- Pound (GBP) pares some gains from previous session even amid signs of consumer demand returning with retailers less inclined to slash prices
- Brexit uncertainties remain
- Euro rebounds despite ECB’s Yannis Stournaras highlighting that risks to the euro area are tilted to the downside
- German import data & Spanish retail sales in focus
The Pound Euro exchange rate is losing ground after surging in the previous session. The pair settled on Tuesday +0.7% at €1.1037. At 05:15 UTC, GBP/EUR trades -0.15% at €1.1017. The is at the lower end of the daily traded range as the pair looks to target the psychological level of €1.10
According to the British Retail Consortium retailers discounted their goods by less in July than previous months as demand in many sectors picked up after the coronavirus lockdown restrictions were eased. Average shop prices were 1.3% lower in July compared to a year earlier this is an improvement from 1.6% lower in June and 2.4% lower in April.
These figures are broadly inline with official retail sales data last week which showed that overall retail spending jumped back to almost pre-covid levels, although there was a marked difference between sectors, with non-essential goods significantly down compared to a year earlier.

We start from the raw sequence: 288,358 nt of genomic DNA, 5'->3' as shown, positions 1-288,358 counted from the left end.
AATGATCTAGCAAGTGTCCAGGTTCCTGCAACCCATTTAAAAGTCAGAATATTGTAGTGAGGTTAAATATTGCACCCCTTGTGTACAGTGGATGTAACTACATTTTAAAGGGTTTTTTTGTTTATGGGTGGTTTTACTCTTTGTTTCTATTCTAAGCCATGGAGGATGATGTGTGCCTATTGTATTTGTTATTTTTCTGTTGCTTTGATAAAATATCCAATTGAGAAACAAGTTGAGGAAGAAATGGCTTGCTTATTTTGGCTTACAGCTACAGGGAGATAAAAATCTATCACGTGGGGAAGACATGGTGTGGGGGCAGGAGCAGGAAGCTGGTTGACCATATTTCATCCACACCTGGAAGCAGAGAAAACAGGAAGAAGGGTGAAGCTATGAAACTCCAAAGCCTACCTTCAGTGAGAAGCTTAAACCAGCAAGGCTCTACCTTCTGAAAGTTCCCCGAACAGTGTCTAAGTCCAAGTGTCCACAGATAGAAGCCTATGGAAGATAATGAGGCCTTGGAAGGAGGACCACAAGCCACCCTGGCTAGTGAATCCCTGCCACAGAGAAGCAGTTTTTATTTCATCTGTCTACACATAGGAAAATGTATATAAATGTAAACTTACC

Today there is only mid tier data to capture Pound investors’ attention. Any Brexit headlines will also be closely monitored.
The Euro slipped against the Pound on Tuesday as concerns over a second wave of coronavirus, particularly in Spain kept investors on edge. The UK has already taken Spain off the “safe” list, with holiday makers now required to quarantine for 10 days when they return. Germany has also advised against traveling to parts of Spain which are experiencing rising covid numbers.
Meanwhile Spanish unemployment rose to 15.3% in the second quarter of the year. This is despite the governments’ jobs support programme.
Today Eurozone economic calendar will remain in focus with the release of German import price data and Spanish retail sales. Comments by European Central Bank policy maker Yannis Stournaras that risks to the euro area are tilted to the downside has been broadly brushed off.